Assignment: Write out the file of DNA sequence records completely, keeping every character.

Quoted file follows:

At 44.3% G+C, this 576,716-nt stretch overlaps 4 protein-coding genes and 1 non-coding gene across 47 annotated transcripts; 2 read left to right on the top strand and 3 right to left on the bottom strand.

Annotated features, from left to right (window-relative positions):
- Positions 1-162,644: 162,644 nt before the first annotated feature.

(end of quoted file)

At 44.3% G+C, this 576,716-nt stretch overlaps 4 protein-coding genes and 1 non-coding gene across 47 annotated transcripts; 2 read left to right on the top strand and 3 right to left on the bottom strand.

Annotated features, from left to right (window-relative positions):
- Positions 1-162,644: 162,644 nt before the first annotated feature.